THE PLAZA was an exhibition curated by William Dean and hosted by Mostyn Gallery in Llandudno from 23rd September until 16th October, with work featuring by the likes of Lance Mountain, Lawrence Weiner, Ryan Gander, Steve Olson, Kevin Banks and Linda O’Neill. We got some words from William Dean on how the exhibition came about and what its aims were, as well as a gallery of photographs courtesy of Ash Wilson featuring Charlie Birch, John-Michael Fisher and Ash himself.
“The project aimed to act as a central meeting point between skate culture and the contemporary arts, ultimately allowing the arts audience to be immersed in skate culture and vice versa. It started with the question “How do we get young people into galleries?” which resulted in the idea of skateboarding in a gallery – breaking the ‘look but don’t touch’ feeling which museums and galleries are associated with. This resulted in one of the exhibition highlights, the skateable section; a brand new work of contemporary art by New York-based Lawrence Weiner, who made a piece specifically for people to skate on. This section included iconic gallery objects (plinths, art crates etc.) that were modified to be skated by the viewing public, alongside a series of wooden banks.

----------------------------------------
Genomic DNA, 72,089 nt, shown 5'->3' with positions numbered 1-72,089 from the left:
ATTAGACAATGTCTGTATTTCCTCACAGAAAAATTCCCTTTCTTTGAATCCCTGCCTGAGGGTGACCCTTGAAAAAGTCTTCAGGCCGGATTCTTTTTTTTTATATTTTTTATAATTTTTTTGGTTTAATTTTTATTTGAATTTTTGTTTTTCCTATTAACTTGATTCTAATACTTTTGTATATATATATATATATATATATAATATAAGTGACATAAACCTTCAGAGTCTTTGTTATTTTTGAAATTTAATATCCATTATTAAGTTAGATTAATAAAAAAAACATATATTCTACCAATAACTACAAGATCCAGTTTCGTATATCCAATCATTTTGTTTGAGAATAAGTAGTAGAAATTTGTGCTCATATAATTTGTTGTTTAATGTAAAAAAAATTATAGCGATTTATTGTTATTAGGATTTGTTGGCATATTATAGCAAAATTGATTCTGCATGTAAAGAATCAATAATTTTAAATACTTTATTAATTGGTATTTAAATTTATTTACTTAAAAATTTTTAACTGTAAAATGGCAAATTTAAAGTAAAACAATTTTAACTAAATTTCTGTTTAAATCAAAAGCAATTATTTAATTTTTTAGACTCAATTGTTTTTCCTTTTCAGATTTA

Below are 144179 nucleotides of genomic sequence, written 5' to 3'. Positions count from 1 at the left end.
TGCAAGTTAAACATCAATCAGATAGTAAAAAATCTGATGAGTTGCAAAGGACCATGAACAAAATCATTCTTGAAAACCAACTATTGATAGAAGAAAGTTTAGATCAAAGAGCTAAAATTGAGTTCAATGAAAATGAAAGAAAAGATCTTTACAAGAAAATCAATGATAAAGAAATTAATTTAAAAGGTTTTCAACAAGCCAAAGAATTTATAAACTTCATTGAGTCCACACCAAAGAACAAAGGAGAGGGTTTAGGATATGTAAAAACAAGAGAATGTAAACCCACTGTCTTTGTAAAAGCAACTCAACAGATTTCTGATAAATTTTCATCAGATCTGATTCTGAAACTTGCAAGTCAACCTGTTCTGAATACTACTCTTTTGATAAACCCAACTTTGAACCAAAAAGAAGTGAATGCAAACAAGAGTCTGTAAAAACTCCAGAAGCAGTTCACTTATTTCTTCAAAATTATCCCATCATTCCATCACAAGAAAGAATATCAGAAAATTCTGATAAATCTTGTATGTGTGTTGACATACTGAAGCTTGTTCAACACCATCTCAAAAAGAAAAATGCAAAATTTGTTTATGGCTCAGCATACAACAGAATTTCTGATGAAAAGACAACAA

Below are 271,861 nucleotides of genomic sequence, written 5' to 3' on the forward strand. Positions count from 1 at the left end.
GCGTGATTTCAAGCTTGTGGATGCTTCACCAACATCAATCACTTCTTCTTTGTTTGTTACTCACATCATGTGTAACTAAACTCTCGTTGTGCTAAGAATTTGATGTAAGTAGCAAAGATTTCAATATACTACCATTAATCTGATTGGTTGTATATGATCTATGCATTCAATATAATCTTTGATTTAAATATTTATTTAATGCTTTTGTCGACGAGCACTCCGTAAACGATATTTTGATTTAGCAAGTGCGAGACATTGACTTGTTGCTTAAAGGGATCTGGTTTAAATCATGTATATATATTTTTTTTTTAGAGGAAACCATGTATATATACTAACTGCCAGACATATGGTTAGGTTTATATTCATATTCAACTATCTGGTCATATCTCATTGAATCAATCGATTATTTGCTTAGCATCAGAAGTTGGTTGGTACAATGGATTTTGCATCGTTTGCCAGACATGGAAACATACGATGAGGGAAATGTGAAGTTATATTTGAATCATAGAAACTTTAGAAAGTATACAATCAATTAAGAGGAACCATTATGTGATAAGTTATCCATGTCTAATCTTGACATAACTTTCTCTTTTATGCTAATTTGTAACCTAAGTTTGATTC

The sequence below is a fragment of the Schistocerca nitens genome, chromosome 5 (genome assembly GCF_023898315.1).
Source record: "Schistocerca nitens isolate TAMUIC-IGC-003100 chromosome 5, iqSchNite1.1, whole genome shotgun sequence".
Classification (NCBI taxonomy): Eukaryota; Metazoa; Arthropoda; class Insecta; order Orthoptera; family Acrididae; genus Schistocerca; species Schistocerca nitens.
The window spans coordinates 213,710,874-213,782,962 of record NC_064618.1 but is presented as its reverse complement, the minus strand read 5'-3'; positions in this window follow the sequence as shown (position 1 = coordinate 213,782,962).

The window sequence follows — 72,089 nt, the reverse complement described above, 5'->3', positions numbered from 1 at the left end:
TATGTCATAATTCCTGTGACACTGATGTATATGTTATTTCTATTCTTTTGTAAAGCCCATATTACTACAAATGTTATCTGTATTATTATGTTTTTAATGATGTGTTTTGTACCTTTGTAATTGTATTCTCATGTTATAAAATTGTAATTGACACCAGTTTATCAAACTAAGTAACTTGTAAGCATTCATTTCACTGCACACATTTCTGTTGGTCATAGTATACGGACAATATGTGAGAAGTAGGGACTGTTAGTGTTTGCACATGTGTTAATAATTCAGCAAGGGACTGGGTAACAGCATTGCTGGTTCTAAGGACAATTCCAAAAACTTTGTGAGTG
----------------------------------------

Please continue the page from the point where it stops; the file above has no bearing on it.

During my research for this project I stumbled across the surprisingly rich skate history of Llandudno. The town was once home to the iconic ‘Soup Bowl’ which was visited by the likes of Shogo Kubo in 1979 and a young Geoff Rowley in 1992. This history is recognised in the exhibition through a piece by legendary skater Lance Mountain, which is his interpretation of an iconic Shogo Kubo image, as well as a series of photos taken by Liverpool photographer Kevin Banks of Geoff Rowley and friends on a trip to Llandudno in 1992. One of the images (Geoff nose bumping a trolley) has since been used for a Vans ad campaign which culminated in a billboard series in New York.
After discovering this rich history I decided to post an open call to the public for photos, videos, and stories of the iconic park. It was the largest social media response in the gallery’s history and led to one of the main pieces in the exhibition. The rear wall of the show features a series of photos taken by a then local girl, Linda O’Neill, who did not know any of the people in the photographs at the time of being taken. Over the three week period of THE PLAZA being open four of the six guys photographed have visited the show and had many a conversation about the good old days.
One conversation that came out of the exhibition is that Llandudno needs a new concrete skatepark (the Soup Bowl is now a coach park), so this is being used as a starting point to try and make something happen. Alongside this a conversation emerged about the nearby Rhyl council trying to destroy the town’s skatepark without plans for a new one, which resulted in an event at Rhyl Skatepark on the 23rd of October to help save it.
The exhibition has been a moment in history for a very formal, traditional gallery. It took a lot of persuasion and insurance checks but in the end we made it happen. For some people their first time in a gallery was skating it, so I will be intrigued to see how they now look at galleries.”